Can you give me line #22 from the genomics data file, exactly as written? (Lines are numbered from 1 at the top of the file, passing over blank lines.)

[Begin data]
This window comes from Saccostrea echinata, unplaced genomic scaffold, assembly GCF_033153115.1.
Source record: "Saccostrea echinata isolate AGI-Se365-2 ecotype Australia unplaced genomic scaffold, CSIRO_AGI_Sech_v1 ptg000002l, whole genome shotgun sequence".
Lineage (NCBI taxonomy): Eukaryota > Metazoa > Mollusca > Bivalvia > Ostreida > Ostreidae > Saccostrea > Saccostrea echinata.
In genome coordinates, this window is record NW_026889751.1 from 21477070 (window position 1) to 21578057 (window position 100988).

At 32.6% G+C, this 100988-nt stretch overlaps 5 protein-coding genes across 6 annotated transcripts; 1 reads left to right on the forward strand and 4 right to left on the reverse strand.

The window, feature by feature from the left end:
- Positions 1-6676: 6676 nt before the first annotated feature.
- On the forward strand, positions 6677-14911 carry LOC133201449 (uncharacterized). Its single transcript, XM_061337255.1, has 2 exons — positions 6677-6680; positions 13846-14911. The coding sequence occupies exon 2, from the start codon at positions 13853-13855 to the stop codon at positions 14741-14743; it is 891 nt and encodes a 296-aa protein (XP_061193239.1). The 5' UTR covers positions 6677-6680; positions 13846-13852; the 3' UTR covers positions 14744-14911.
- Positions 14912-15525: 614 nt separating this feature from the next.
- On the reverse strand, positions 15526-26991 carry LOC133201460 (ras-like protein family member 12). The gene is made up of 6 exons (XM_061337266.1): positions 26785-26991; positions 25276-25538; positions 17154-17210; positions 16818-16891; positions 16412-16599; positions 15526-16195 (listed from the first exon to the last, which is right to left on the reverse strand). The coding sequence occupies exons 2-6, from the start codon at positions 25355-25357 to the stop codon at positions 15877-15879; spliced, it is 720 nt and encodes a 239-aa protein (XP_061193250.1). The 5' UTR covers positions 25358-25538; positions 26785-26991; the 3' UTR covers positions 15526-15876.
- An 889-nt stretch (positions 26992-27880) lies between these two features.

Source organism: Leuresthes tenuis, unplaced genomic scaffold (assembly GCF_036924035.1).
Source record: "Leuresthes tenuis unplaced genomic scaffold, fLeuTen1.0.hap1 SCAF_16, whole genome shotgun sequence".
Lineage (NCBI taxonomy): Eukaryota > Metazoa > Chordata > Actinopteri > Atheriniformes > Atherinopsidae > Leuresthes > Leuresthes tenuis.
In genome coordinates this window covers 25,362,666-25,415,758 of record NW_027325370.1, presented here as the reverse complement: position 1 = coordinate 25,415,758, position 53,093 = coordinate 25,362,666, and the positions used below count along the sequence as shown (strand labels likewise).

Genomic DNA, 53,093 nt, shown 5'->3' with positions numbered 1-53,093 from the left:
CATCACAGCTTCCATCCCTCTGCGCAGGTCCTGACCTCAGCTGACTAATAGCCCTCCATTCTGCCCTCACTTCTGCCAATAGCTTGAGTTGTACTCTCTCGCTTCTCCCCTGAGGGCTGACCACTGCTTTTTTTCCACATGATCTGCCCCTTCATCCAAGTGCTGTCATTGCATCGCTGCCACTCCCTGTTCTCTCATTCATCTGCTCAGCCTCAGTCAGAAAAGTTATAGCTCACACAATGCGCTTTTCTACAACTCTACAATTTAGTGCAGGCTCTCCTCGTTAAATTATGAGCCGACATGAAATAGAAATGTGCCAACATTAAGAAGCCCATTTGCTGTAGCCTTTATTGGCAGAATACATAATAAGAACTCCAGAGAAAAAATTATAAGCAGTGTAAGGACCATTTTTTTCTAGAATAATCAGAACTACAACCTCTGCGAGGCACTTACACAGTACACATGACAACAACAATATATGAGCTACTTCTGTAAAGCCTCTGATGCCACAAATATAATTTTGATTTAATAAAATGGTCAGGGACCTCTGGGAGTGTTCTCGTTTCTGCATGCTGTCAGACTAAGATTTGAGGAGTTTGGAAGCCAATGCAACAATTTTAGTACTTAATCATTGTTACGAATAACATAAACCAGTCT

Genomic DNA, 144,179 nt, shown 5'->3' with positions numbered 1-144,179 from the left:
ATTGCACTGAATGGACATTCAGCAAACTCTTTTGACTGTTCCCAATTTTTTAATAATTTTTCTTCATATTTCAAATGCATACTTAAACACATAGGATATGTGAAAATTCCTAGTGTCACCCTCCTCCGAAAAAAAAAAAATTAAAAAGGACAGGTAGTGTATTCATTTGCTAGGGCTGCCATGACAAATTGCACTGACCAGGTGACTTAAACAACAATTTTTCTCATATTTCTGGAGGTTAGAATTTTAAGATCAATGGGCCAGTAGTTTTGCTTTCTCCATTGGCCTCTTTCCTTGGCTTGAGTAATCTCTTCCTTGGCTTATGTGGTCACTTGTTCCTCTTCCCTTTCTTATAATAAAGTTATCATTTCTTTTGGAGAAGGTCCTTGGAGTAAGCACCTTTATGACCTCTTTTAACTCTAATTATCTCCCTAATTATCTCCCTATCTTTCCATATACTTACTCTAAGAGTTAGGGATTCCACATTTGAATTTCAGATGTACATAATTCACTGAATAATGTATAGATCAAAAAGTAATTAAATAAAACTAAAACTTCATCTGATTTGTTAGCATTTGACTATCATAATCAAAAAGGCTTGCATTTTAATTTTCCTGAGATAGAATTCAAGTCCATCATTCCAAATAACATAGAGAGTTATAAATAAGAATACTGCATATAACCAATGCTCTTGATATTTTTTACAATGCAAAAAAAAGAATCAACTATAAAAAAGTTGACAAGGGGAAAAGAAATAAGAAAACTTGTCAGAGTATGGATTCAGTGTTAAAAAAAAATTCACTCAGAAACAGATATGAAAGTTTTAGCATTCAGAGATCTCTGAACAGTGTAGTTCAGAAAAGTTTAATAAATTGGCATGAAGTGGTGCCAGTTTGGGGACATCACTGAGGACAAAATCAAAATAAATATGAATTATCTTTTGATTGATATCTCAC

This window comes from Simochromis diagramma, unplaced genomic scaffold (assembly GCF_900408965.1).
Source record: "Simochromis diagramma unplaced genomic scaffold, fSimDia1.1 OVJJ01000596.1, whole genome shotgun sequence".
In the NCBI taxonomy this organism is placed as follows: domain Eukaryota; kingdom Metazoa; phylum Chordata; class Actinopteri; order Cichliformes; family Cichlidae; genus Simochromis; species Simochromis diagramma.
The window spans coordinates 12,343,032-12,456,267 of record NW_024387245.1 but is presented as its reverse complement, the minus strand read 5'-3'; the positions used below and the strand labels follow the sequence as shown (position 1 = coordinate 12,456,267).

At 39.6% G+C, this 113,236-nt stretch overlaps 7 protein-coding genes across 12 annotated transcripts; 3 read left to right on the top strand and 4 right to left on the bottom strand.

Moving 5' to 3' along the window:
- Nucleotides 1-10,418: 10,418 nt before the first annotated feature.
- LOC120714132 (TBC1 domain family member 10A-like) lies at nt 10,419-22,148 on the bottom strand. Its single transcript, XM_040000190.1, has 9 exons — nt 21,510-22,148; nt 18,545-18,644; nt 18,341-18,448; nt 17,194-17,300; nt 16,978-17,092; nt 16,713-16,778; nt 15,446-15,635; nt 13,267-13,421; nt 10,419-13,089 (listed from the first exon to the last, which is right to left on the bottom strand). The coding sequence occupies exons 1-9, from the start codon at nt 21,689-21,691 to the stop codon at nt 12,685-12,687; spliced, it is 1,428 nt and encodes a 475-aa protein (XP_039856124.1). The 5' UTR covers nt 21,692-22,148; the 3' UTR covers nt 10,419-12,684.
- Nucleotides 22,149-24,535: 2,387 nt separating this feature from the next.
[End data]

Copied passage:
In the NCBI taxonomy this organism is placed as follows: domain Eukaryota; kingdom Metazoa; phylum Chordata; class Actinopteri; order Cichliformes; family Cichlidae; genus Simochromis; species Simochromis diagramma.